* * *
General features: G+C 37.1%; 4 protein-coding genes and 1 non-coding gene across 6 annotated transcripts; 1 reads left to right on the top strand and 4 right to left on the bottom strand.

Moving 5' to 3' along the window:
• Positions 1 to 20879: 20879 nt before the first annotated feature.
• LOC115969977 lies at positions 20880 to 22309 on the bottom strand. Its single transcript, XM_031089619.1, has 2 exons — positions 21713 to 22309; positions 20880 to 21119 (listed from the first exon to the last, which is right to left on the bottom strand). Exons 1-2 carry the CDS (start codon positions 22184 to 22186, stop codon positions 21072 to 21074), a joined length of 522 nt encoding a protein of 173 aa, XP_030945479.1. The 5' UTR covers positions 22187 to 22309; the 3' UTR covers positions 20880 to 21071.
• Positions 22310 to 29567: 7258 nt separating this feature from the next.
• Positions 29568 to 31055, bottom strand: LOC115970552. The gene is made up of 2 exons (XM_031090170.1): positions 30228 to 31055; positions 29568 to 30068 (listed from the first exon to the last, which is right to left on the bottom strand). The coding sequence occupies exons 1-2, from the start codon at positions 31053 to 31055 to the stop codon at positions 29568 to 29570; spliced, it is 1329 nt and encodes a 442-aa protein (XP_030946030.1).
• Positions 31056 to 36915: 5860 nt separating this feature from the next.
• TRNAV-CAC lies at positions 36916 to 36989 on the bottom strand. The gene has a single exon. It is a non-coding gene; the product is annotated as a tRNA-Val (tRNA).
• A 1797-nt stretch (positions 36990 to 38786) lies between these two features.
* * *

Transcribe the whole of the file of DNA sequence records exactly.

General features: G+C 37.1%; 4 protein-coding genes and 1 non-coding gene across 6 annotated transcripts; 1 reads left to right on the top strand and 4 right to left on the bottom strand.

Moving 5' to 3' along the window:
• Positions 1 to 20879: 20879 nt before the first annotated feature.
• LOC115969977 lies at positions 20880 to 22309 on the bottom strand. Its single transcript, XM_031089619.1, has 2 exons — positions 21713 to 22309; positions 20880 to 21119 (listed from the first exon to the last, which is right to left on the bottom strand). Exons 1-2 carry the CDS (start codon positions 22184 to 22186, stop codon positions 21072 to 21074), a joined length of 522 nt encoding a protein of 173 aa, XP_030945479.1. The 5' UTR covers positions 22187 to 22309; the 3' UTR covers positions 20880 to 21071.
• Positions 22310 to 29567: 7258 nt separating this feature from the next.
• Positions 29568 to 31055, bottom strand: LOC115970552. The gene is made up of 2 exons (XM_031090170.1): positions 30228 to 31055; positions 29568 to 30068 (listed from the first exon to the last, which is right to left on the bottom strand). The coding sequence occupies exons 1-2, from the start codon at positions 31053 to 31055 to the stop codon at positions 29568 to 29570; spliced, it is 1329 nt and encodes a 442-aa protein (XP_030946030.1).
• Positions 31056 to 36915: 5860 nt separating this feature from the next.
• TRNAV-CAC lies at positions 36916 to 36989 on the bottom strand. The gene has a single exon. It is a non-coding gene; the product is annotated as a tRNA-Val (tRNA).
• A 1797-nt stretch (positions 36990 to 38786) lies between these two features.